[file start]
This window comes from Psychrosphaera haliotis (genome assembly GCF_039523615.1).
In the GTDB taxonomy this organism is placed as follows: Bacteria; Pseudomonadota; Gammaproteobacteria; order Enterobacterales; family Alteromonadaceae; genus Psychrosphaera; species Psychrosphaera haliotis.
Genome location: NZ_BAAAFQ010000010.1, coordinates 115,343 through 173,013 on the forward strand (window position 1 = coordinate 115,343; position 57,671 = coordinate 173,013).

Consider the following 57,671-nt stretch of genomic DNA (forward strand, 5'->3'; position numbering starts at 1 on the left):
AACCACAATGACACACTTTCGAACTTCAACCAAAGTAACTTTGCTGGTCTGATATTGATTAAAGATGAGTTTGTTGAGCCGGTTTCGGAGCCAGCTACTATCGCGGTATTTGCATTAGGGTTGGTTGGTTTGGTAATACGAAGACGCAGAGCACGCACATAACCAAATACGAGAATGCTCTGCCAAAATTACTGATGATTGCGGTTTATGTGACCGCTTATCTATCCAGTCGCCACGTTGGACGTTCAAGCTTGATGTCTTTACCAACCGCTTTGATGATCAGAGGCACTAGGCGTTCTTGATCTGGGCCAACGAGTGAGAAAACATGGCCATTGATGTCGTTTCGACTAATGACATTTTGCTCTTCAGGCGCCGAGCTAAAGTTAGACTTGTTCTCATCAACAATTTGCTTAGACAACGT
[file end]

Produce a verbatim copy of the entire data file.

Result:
This window comes from Psychrosphaera haliotis (genome assembly GCF_039523615.1).
In the GTDB taxonomy this organism is placed as follows: Bacteria; Pseudomonadota; Gammaproteobacteria; order Enterobacterales; family Alteromonadaceae; genus Psychrosphaera; species Psychrosphaera haliotis.
Genome location: NZ_BAAAFQ010000010.1, coordinates 115,343 through 173,013 on the forward strand (window position 1 = coordinate 115,343; position 57,671 = coordinate 173,013).

Consider the following 57,671-nt stretch of genomic DNA (forward strand, 5'->3'; position numbering starts at 1 on the left):
AACCACAATGACACACTTTCGAACTTCAACCAAAGTAACTTTGCTGGTCTGATATTGATTAAAGATGAGTTTGTTGAGCCGGTTTCGGAGCCAGCTACTATCGCGGTATTTGCATTAGGGTTGGTTGGTTTGGTAATACGAAGACGCAGAGCACGCACATAACCAAATACGAGAATGCTCTGCCAAAATTACTGATGATTGCGGTTTATGTGACCGCTTATCTATCCAGTCGCCACGTTGGACGTTCAAGCTTGATGTCTTTACCAACCGCTTTGATGATCAGAGGCACTAGGCGTTCTTGATCTGGGCCAACGAGTGAGAAAACATGGCCATTGATGTCGTTTCGACTAATGACATTTTGCTCTTCAGGCGCCGAGCTAAAGTTAGACTTGTTCTCATCAACAATTTGCTTAGACAACGT